Helping Wildlife in the Winter

When winter weather arrives, gardeners can keep warm by staying indoors. The wildlife in our garden doesn't have it so easy. They either find a way to cope with the cold or they die. Here are three strategies animals use for coping with the cold and what you can do to help them through the winter.


Three Cold Weather Strategies

Animals generally use one of three strategies for coping with the cold. They either stay where they are and adapt to changing conditions, they conserve their energy by hibernating, or they migrate to a more hospitable environment.

Adaptation: To remain active in their environment, animals adapt to cold weather in a number of ways. To keep warm, mammals like deer and rabbits grow a thicker coat of hair. Others adapt by modifying their diet. For example, the red fox normally eats insects and fruit. As these foods become scarce in the winter, they switch to small rodents. To avoid becoming a featured entrée on the new winter menu, hares and weasels have adapted by turning white to blend in with their surroundings.

Hibernation: Many garden animals hibernate for at least part of the winter. To conserve energy, their heartbeat and breathing slows down and their body temperature drops. After bulking up in the fall, they store extra food as body fat and sleep off these reserves over winter. Bats, chipmunks, and skunks sleep away the coldest parts of the winter, but come out in search of food and water on warm, sunny days. Squirrels, mice, and voles also spend the coldest parts of the winter napping, but rely on the food they gathered in the fall to get them through to spring.


Reptiles and amphibians find a spot safe from predators and enter a dormant state known as diapause (similar to hibernation). Certain species of insects (e.g. bumble bees and slugs) go into a similar sleepy state called topor.

Migration: Without the ability to adapt or hibernate, many animals have no choice but to relocate for the winter season. When we think of the word migration we usually think of birds, but in fact some species of bats and garden insects migrate, too. Monarch butterflies from the U.S. and Canada, for example, may fly several thousand miles to spend the winter in Mexico. Worms (and garden pests like termites and Japanese beetles) migrate several feet under ground. Fish living in lakes and ponds migrate to deeper water.

Tips for Overwintering Wildlife

There are several ways to make a hard winter easier on wildlife. Turning your yard into a winter wildlife refuge will increase your opportunities to observe nature, and it's a great way to repay the animals and insects for the vital role they play in your garden the rest of the year.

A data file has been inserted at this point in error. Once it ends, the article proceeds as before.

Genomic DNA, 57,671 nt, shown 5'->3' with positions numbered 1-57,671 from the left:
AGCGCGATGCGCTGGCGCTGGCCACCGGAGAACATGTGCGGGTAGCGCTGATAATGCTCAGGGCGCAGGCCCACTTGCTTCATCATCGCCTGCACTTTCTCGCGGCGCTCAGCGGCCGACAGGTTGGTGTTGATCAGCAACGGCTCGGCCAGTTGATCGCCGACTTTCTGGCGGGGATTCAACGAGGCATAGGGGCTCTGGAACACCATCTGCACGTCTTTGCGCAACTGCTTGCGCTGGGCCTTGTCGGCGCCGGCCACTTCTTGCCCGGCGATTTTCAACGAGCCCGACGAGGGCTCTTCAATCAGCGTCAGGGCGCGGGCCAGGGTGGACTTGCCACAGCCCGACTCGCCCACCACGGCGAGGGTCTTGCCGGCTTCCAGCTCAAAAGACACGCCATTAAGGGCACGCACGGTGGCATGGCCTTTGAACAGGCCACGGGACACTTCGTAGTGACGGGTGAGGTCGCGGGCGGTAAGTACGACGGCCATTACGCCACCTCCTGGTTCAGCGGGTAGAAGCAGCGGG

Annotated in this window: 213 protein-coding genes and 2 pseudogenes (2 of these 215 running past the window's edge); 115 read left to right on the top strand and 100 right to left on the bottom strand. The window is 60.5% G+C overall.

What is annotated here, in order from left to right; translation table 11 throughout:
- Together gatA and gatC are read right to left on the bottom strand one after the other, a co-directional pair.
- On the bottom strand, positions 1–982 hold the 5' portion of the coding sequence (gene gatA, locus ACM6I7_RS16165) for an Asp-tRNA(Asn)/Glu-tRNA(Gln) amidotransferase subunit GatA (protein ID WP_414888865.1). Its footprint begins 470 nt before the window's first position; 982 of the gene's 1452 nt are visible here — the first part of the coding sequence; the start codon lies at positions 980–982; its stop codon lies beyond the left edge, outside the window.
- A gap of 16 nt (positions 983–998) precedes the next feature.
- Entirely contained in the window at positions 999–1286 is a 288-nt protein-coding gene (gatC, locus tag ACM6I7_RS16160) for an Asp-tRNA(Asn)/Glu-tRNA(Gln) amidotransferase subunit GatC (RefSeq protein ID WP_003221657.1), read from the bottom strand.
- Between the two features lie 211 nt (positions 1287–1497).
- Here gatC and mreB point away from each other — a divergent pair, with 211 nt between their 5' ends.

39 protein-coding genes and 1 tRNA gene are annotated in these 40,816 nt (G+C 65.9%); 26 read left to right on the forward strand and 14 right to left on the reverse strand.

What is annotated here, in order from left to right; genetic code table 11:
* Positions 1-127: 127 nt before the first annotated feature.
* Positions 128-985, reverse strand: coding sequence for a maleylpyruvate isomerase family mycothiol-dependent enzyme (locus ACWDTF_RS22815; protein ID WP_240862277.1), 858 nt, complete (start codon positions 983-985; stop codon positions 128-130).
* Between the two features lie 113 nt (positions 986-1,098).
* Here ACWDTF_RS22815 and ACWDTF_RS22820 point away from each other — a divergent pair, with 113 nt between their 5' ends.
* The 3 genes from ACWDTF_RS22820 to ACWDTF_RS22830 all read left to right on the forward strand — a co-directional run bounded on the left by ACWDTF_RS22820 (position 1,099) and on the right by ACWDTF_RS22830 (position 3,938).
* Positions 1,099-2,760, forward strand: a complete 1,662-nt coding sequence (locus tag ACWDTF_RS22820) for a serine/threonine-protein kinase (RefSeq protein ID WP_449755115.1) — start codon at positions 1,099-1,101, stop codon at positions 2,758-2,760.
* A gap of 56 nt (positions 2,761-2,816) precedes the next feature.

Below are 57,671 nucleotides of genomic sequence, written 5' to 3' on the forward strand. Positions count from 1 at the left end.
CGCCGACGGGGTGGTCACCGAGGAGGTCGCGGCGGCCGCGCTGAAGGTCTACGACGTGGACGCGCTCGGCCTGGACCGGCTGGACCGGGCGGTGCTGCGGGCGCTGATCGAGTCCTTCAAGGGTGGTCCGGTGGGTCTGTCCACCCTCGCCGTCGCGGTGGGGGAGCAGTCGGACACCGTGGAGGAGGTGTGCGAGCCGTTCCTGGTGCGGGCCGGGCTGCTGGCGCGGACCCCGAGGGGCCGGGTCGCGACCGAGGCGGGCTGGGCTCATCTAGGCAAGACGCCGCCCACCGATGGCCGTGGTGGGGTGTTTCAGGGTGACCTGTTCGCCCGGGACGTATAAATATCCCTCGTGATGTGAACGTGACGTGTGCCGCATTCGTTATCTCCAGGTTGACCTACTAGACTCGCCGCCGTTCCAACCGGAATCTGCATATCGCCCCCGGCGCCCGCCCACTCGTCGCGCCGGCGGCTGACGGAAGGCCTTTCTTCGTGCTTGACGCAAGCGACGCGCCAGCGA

Provide Shelter: The key to providing wildlife with suitable winter shelter is to create areas in the yard that contain plenty of nooks and crannies. Start a compost pile or create mounds out of mulch or loose top soil near the edges of the garden. Piles of rocks, logs, brush, straw or even tree leaves will be appreciated by small mammals, lizards and snakes. Instead of throwing out cracked or chipped terra-cotta pots, flip them over and place them under trees and shrubs for ready-made toad abode. Unless you've recently suffered from an infestation of garden pests, leave plant debris intact until spring to shelter beneficial insects like earwigs, and ladybeetles. A discarded Christmas tree will protect perennial plants and provide shelter to a variety of backyard wildlife. Offer refuge to flying friends by hanging up a variety of bat and birdhouses.

Feed & Water the Birds: Snow and icy temperatures often make it difficult for resident wildlife to find food and water-especially birds-who burn vast amounts of energy just trying to stay warm. Add high energy foods like suet and oily nuts to backyard feeders. Because it takes energy to turn snow into water, consider using a heated birdbath during the winter months to help birds conserve their energy.

Grow Berries and Fall Fruiting Plants: Once you start feeding seed to backyard birds, they continue to rely on you as a food source rather than searching for their own. To avoid this, plant a variety of berries and fruiting plants that will supply birds with their own source of food. Try cherry trees, dogwood, elderberries, juniper, viburnum, echinacea, wild roses, sunflowers, rudbeckia, and ornamental grasses.

Avoid Close Encounters: Creating cozy spots for animals to overwinter in the garden can result in some close encounters. Driven by hunger, many animals will exhibit less cautious behavior in order to gain access to food. Try to observe animals from a distance, preferably from indoors. By avoiding contact and keeping noise to a minimum, you'll help to ensure they don't use up their valuable energy stores by fleeing from human disturbance.

squirrel in the snow

About The Author: Ellen Brown is our Green Living and Gardening Expert. Click here to ask Ellen a question! Ellen Brown is an environmental writer and photographer and the owner of Sustainable Media, an environmental media company that specializes in helping businesses and organizations promote eco-friendly products and services. Contact her on the web at

February 18, 20070 found this helpful

Thank you for posting this. I am always so concerned for all animals where it is in the freezing cold or the hot, hot summers.

Thank you for the tips, I will be sure to use them.

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November 23, 20140 found this helpful

My husband and I have for many years, provided shelter, food and water to wildlife in our backyard. I just wish our neighbors would keep their cats indoors to avoid the wildlife from being attacked by the cats.

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